It is vital that there is help out there for street beggars

Surely, holding a door open for a member of either sex is just good manners?

LESLEY KEATING: Would you dare hold a door open for a woman?

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Anyone with a shred of humanity finds it hard to see a beggar on the street imploring passers-by for money without either donating or feeling bad for not doing so.

But as we report today, those in charge of running our city are today asking that we do not give any change to beggars, and instead donate to organisations and services that care for the homeless.

In the view of the police and Portsmouth City Council, giving money to people is a risk, as it is too likely to be spent on drink or drugs – or both.

It’s a difficult situation. On the one hand, the argument put forward by a councillor and by Hampshire’s police and crime commissioner today is sound. It is, of course, better to try to help someone out of homelessness than simply pass on a quick fix of money that, quite apart from often being translated into a quick fix of drugs, only postpones the need to continue begging. It would be far better that an experienced organisation such as Central Point in Portsmouth, which does great work in the city, is given the help in order to help others.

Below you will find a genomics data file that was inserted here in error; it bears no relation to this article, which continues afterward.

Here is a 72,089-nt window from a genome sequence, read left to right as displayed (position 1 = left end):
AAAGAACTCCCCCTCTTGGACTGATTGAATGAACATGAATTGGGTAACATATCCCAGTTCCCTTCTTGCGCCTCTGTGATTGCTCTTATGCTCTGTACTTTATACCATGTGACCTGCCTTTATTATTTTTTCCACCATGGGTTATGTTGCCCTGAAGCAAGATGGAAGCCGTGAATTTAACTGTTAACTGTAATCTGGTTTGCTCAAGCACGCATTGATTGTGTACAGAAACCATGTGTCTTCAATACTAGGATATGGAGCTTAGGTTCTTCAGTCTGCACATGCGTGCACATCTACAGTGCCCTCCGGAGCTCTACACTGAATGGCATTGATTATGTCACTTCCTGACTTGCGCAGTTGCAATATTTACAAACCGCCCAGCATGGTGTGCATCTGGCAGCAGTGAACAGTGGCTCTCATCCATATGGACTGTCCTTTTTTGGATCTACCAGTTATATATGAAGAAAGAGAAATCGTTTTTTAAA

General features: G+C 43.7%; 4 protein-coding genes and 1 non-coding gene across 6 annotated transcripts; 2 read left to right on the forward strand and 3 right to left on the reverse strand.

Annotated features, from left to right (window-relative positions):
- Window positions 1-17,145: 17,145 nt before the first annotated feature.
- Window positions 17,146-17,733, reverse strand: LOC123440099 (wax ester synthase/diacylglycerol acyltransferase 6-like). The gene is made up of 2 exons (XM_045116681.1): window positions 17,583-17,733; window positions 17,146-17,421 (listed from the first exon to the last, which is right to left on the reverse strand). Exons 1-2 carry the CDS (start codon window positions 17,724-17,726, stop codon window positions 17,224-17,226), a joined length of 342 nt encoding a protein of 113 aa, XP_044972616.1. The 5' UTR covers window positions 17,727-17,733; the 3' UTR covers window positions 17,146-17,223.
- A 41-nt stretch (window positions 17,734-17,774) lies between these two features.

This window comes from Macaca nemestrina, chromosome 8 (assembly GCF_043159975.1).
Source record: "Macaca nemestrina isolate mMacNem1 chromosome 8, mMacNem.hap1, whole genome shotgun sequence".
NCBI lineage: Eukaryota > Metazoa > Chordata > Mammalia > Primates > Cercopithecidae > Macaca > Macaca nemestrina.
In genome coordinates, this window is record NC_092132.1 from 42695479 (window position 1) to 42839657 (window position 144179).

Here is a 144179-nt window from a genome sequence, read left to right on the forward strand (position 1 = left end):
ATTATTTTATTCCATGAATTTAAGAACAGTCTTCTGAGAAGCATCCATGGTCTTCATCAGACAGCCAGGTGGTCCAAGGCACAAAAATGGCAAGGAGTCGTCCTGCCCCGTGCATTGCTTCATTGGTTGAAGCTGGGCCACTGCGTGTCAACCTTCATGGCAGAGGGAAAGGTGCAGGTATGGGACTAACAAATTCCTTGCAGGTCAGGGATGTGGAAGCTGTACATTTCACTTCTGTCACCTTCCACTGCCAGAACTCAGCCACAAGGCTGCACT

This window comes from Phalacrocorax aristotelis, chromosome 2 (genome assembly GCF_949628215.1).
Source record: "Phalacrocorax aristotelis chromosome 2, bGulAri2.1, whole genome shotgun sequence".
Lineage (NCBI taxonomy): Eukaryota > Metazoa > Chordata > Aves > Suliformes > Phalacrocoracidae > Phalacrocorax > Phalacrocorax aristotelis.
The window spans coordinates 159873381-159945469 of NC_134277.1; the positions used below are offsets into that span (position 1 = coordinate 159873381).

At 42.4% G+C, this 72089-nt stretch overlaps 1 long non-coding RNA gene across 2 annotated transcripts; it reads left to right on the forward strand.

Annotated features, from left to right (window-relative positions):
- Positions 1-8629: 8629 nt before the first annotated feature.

But here’s the rub. Almost every day we hear of cuts to services, reductions in grants to charities, and the sounds of municipal belts being tightened at all levels.

It was only Saturday that The News reported how up to 300 people are expected to die from cold-related conditions this year in Portsmouth, due in no small part to the rising price of heating bills. With such shocking news as that, is it any wonder that some of us may start to lose faith with the mechanisms that are supposed to look after the most vulnerable?

There is no easy answer. But a clue may lie in the fact that of the 16 beggars who have been identified, only three were actually homeless. They must be pushed towards help for addictions, and while arresting and criminalising these people is not the solution, it would help if they were told that begging will not be tolerated.

But on the other hand, we must be assured that help is genuinely out there. We cannot allow a group of people to become cut adrift, just because they are seen as a nuisance.